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Old 09-09-2020, 08:16 AM   #1
john4pap
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Default Range and deflection

Has anyone read the Bag the Hun shooting guide? I went through it many times while learning to fly the Spit, but there's something I don't get. I understand how estimating deflection per se is important, however I do not understand how estimating range enters the calculations for choosing where to aim.

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Old 09-09-2020, 12:08 PM   #2
philstyle
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Originally Posted by john4pap View Post
Has anyone read the Bag the Hun shooting guide? I went through it many times while learning to fly the Spit, but there's something I don't get. I understand how estimating deflection per se is important, however I do not understand how estimating range enters the calculations for choosing where to aim.

If you're calculating where to aim then you're doing it wrong. You get a couple of seconds to shoot at the most in combat. There's no time for "calculations". You either pull lead and hope it's enough or you do what EVERY second world war ace advised -> Get in so close that you can't miss.


“TEN OF MY RULES FOR AIR FIGHTING” – Sailor Malan
1. Wait until you see the whites of his eyes. Fire short bursts of 1 to 2 seconds and only when your sights are definitely ‘ON’.
2. Whilst shooting think of nothing else, brace the whole of the body, have both hands on the stick, concentrate on your ring sight.
3. Always keep a sharp lookout. “Keep your finger out!”
4. Height gives You the initiative.
5. Always turn and face the attack.
6. Make your decisions promptly. It is better to act quickly even though your tactics are not the best.
7. Never fly straight and level for more than 30 seconds in the combat area.
8. When diving to attack always leave a proportion of your formation above to act as top guard.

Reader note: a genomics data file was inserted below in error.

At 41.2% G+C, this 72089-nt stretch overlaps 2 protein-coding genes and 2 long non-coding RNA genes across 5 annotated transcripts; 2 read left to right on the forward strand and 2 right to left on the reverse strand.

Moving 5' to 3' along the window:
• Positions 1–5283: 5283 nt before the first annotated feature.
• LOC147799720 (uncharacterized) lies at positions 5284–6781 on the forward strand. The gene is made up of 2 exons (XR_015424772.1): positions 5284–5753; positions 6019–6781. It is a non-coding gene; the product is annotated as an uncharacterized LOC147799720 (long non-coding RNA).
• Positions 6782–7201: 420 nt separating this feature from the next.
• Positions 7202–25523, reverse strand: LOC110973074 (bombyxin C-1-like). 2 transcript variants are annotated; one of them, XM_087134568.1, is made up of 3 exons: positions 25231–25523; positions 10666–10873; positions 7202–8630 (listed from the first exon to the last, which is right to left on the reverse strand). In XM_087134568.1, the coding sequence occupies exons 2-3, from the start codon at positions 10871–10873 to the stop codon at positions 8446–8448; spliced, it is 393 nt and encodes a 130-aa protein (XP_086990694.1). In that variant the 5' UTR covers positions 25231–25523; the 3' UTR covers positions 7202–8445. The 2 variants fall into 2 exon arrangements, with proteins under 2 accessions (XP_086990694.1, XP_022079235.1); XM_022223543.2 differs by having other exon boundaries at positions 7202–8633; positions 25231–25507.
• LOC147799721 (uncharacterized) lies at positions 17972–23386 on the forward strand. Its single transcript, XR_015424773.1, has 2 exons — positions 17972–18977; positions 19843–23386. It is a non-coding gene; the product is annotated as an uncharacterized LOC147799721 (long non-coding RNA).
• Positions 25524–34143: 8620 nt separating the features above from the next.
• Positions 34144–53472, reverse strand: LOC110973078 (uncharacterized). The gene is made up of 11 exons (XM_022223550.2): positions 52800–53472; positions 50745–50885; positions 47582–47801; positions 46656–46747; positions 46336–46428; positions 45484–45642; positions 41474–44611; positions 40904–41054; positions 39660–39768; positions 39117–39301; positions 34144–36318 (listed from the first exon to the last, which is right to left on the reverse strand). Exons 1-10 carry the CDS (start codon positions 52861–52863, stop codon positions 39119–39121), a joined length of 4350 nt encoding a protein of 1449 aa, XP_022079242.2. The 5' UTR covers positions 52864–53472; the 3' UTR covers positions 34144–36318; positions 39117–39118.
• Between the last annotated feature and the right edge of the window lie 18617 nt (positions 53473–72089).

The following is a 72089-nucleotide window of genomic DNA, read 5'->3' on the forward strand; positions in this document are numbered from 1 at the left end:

9. INITIATIVE, AGGRESSION, AIR DISCIPLINE, and TEAM WORK are the words that MEAN something in Air Fighting.
10. Go in quickly – Punch hard – Get out!
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Old 09-09-2020, 03:28 PM   #3
john4pap
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Originally Posted by philstyle View Post
If you're calculating where to aim then you're doing it wrong. You get a couple of seconds to shoot at the most in combat. There's no time for "calculations". You either pull lead and hope it's enough or you do what EVERY second world war ace advised -> Get in so close that you can't miss.


“TEN OF MY RULES FOR AIR FIGHTING” – Sailor Malan
1. Wait until you see the whites of his eyes. Fire short bursts of 1 to 2 seconds and only when your sights are definitely ‘ON’.
2. Whilst shooting think of nothing else, brace the whole of the body, have both hands on the stick, concentrate on your ring sight.
3. Always keep a sharp lookout. “Keep your finger out!”
4. Height gives You the initiative.
5. Always turn and face the attack.
6. Make your decisions promptly. It is better to act quickly even though your tactics are not the best.
7. Never fly straight and level for more than 30 seconds in the combat area.
8. When diving to attack always leave a proportion of your formation above to act as top guard.
9. INITIATIVE, AGGRESSION, AIR DISCIPLINE, and TEAM WORK are the words that MEAN something in Air Fighting.
10. Go in quickly – Punch hard – Get out!

That's a nice list philstyle, thank you!


Well, obviously, I'm not doing calculations while dogfighting, neither do I aspire to be able to do so
And the point of the aforementioned guide isn't that of making calculations while dogfighting, rather practicing them on paper and applying them instinctively when necessary.
So, I'm still interested in finding out an answer to my initial question. I mean there must be a good reason that the pilot could adjust range and base.
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Old 09-09-2020, 09:09 PM   #4
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Quote:
1. Wait until you see the whites of his eyes. Fire short bursts of 1 to 2 seconds and only when your sights are definitely ‘ON’.